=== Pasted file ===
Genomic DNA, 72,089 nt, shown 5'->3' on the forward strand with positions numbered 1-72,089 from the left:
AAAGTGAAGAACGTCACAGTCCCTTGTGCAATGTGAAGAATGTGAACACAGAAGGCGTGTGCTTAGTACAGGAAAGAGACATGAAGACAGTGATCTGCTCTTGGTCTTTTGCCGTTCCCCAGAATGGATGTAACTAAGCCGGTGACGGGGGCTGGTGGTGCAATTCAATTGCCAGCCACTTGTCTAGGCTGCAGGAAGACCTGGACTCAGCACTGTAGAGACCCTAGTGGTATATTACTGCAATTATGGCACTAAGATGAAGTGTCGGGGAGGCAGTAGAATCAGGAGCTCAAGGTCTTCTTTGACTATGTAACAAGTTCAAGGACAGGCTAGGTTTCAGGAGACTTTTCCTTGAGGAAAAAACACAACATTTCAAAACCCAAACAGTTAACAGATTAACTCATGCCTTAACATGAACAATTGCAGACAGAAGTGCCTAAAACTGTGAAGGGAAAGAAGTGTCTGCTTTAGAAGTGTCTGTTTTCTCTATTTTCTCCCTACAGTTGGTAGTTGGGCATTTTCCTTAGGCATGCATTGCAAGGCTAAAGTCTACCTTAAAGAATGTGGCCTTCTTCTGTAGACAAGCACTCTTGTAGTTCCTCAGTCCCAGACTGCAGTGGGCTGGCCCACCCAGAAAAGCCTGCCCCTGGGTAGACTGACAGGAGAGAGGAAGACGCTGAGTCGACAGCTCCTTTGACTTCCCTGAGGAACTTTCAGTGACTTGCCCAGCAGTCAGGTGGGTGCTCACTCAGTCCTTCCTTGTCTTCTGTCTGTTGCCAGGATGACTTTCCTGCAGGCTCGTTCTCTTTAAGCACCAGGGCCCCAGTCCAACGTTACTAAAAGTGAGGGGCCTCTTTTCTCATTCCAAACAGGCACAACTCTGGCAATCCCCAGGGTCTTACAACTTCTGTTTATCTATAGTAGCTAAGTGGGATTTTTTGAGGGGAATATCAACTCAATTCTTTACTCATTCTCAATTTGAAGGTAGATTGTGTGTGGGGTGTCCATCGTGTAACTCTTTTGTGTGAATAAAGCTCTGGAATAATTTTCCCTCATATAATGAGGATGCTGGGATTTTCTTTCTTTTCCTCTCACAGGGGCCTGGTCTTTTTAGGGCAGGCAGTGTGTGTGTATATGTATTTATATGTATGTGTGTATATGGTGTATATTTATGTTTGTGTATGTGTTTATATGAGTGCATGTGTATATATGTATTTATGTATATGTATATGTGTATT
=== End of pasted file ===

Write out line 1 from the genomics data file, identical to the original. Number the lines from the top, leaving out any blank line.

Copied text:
Genomic DNA, 72,089 nt, shown 5'->3' on the forward strand with positions numbered 1-72,089 from the left: